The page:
the trial court, and its refusal to impute income will not be
    reversed unless plainly wrong or unsupported by the evidence.
    Saleem v. Saleem, 
    26 Va. App. 384
    , 393, 
    494 S.E.2d 883
    , 887
         On appeal, the evidence is viewed in the light most
    favorable to mother, the prevailing party below.   See Cook v.
    18 Va. App. 726
    , 731, 
    446 S.E.2d 894
    , 896 (1994).    In this
    case, credible reasons support the trial court's decision that
    imputation of income was not appropriate, and reflect no abuse
    of discretion by the trial court.
         It is uncontested that mother was employed previously in a
    full-time position and chose to resign that position without
    being discharged.   Father met his burden of showing mother was
    underemployed.   Mother was then burdened with producing evidence
    to explain why her underemployment was not "voluntary."
    Antonelli v. Antonelli, 
    242 Va. 152
    , 154, 
    409 S.E.2d 117
    , 119
         Viewing the evidence in the light most favorable to mother,
    we find credible evidence to support the finding that mother met
    her burden.   Mother provided the trial court with cogent reasons
    for being employed part-time at the time the support
    determination was made.   Her reasons included overseeing Ryan's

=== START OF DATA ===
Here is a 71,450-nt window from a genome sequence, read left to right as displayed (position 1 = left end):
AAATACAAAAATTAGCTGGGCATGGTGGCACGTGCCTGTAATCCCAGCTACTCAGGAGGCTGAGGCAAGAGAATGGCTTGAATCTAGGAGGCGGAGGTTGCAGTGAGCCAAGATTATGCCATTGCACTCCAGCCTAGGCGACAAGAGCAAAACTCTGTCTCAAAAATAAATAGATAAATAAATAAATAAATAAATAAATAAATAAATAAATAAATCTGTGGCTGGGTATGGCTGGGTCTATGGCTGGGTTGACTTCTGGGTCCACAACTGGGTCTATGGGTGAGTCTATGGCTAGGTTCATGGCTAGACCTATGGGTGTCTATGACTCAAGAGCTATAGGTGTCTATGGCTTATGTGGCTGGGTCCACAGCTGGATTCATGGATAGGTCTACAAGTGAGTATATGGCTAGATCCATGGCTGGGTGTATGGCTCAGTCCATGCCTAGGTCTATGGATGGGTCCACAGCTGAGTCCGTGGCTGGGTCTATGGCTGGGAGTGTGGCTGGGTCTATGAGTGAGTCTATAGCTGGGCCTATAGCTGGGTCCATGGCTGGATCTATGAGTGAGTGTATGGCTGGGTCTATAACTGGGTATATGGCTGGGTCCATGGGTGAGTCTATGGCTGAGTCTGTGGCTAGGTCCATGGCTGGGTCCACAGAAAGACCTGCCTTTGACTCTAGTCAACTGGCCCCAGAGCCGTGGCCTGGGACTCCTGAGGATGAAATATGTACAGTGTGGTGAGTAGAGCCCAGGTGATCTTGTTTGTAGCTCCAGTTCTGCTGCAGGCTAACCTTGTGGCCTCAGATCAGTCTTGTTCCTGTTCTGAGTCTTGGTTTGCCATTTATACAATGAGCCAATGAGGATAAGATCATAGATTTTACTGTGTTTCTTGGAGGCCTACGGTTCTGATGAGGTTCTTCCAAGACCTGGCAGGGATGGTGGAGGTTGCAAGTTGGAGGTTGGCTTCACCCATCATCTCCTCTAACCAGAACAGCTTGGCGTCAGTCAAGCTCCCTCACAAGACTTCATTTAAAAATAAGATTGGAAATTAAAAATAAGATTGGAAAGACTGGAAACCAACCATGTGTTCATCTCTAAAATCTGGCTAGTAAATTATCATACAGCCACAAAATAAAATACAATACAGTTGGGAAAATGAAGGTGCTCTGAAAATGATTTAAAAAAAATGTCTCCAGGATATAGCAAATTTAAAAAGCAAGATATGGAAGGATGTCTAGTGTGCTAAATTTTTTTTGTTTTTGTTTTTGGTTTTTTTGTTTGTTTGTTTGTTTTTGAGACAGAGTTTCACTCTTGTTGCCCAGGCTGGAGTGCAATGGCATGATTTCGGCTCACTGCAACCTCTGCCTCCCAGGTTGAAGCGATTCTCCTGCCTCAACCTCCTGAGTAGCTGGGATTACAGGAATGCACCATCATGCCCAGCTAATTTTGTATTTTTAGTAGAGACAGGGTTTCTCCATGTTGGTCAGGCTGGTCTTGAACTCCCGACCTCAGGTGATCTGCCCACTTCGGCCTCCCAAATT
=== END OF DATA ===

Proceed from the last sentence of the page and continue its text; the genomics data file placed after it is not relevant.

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    recovery from an automobile accident at the start of the new
    school year, which was followed by making time and arrangements
    for Kate's counseling, dealing with the multiple investigations
    by child protective services each time father filed a complaint,
    and recovering from her own medical problems.    The trial court
    found that mother's given reasons provided sufficient
    justification to be employed only part-time.    Therefore, we find
    no error in the trial court's decision that the evidence did not
    warrant an imputation of income to mother.     See, generally,
    Hiner v. Hadeed, 
    15 Va. App. 575
    425 S.E.2d 811
                            D.   ATTORNEYS' FEES
         Father also argues that the trial court erred by denying
    him attorney's fees.   We disagree again.
         "An award of attorney fees is discretionary with the court
    after considering the circumstances and equities of the entire
    case and is reviewable only for an abuse of discretion."     Gamer
    v. Gamer, 
    16 Va. App. 335
    , 346, 
    429 S.E.2d 618
    , 626 (1993).
    "The key to a proper award of counsel fees is reasonableness
    under all of the circumstances revealed by the record."
    Ellington v. Ellington, 
    8 Va. App. 48
    , 58, 
    378 S.E.2d 626
    , 631
    (1989).   Based on the number of issues involved and the
    respective abilities of the parties to pay, we cannot say that
    the trial court abused its discretion in ordering the parties to
    bear their own attorney's fees.   The decision to deny father
    attorney's fees is affirmed.
                                - 10 -
                         E.   PRE-DOCKETING REVIEW
         Lastly, father contends on appeal that the trial court
    violated his due process rights when it ordered that no future
    matters between the parties be placed on the court's docket for